Boston Consulting Group’s Global Survey of 16,500 People Looked at Gender, Race and Ethnicity, and Sexual Orientation and Found Both Shortcomings and Solutions for Increasing Diversity
BOSTON—Investment in diversity programs has become commonplace: 98% of companies offer such programs. But that investment is falling far short of the mark: three-quarters of employees in diverse groups—women, racial/ethnic minorities, and those who identify as LGBTQ—do not indicate that they have personally benefited from their companies’ diversity programs. This is one of the findings of Fixing the Flawed Approach to Diversity, a report from Boston Consulting Group (BCG) that is being released today.
A key impediment to progress is that older men (age 45 or older), who often lead decision making within corporate environments, are underestimating the obstacles in the recruiting, retention, and advancement of female and minority employees by 10% to 15%, as measured by comparison with the estimates of members of those actual groups: women, people of color, and LGBTQ employees. This can lead to a misallocation of resources and a lack of investment in programs that could otherwise have the largest impact.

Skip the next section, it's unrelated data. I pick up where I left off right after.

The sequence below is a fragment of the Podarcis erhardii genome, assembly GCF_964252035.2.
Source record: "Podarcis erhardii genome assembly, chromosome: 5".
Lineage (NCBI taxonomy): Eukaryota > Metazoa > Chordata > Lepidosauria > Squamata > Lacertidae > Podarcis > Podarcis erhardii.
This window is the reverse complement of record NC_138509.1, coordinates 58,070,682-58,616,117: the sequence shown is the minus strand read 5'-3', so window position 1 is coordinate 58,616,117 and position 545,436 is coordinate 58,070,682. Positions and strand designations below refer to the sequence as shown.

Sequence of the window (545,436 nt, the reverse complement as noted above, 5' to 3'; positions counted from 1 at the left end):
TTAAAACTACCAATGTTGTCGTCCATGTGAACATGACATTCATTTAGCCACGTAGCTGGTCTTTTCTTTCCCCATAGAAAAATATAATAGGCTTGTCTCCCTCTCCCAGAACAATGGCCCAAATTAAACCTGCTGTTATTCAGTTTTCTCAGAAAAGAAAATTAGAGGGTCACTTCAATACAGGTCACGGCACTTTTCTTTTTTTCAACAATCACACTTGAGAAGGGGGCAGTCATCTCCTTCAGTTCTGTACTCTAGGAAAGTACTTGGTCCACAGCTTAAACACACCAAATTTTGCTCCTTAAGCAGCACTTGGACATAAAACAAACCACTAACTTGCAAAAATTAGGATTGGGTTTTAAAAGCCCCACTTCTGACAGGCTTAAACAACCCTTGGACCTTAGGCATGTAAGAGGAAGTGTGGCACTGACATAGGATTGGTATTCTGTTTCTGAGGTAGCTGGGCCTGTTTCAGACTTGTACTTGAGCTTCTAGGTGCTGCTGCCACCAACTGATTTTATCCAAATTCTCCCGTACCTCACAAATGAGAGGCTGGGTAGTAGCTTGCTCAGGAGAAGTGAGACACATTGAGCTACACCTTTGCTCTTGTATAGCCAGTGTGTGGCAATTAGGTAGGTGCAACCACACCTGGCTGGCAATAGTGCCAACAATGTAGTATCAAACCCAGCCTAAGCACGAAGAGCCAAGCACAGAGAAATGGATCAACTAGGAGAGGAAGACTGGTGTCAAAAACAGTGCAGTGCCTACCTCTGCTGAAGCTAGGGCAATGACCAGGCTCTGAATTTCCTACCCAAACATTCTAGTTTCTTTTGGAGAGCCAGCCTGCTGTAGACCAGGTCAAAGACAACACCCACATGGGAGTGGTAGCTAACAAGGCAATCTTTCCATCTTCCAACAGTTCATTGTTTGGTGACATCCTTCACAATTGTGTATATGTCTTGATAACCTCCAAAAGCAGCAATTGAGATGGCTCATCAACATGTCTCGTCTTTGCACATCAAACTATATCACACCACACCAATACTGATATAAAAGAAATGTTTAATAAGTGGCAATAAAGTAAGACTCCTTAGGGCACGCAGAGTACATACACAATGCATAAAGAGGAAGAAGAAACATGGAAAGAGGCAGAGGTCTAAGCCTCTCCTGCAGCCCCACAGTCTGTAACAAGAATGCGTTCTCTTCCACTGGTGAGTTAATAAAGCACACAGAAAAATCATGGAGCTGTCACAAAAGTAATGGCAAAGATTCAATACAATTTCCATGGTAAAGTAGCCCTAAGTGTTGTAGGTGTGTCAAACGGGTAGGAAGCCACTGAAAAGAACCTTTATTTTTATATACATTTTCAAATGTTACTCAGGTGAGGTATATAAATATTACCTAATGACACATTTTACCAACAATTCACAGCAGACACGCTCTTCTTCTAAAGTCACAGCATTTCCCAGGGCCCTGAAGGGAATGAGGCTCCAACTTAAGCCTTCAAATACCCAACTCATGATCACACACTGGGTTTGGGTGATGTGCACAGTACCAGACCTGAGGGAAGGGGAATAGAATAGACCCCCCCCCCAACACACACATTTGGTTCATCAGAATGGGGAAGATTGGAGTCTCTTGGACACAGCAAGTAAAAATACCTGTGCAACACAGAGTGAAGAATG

BCG surveyed approximately 16,500 employees across industries and companies globally. Respondents were asked to rank 31 diversity initiatives according to effectiveness. “Our research shows a clear, concerning disconnect between the diversity programs that companies offer and the degree to which employees feel they benefit from those programs,” says Miki Tsusaka, a senior partner at BCG and a coauthor of the report. “Corporate leaders need to step back and look at their companies’ diversity programs, asking whether those programs are truly effective for all employees, across gender, race, ethnicity, and sexual orientation.”
Hidden Gems in Diversity Programming
Fixing the Flawed Approach to Diversity highlights several “hidden gem” initiatives that diverse employee groups value and consider to be effective (although nondiverse groups, particularly male employees, deemed these initiatives to be less of a priority):
The Value of Going Back to Basics
“Our data also identified a back-to-basics approach when it comes to improving diversity programs, identifying three fundamental prerequisites for organizations to create change,” says Matt Krentz, a senior partner at BCG and a coauthor of the report. “These measures include focusing on antidiscrimination policies, engaging in bias awareness training, and removing bias from evaluation and promotion decisions.”
To develop and deliver effectively on diversity initiatives, companies need to focus on implementation, exemplified by strong leadership commitment, actions that are tailored to drive change (for example, balancing top-down and bottom-up initiatives), and rigorously tracked KPIs.
A copy of the report can be downloaded Fixing the Flawed Approach to Diversity
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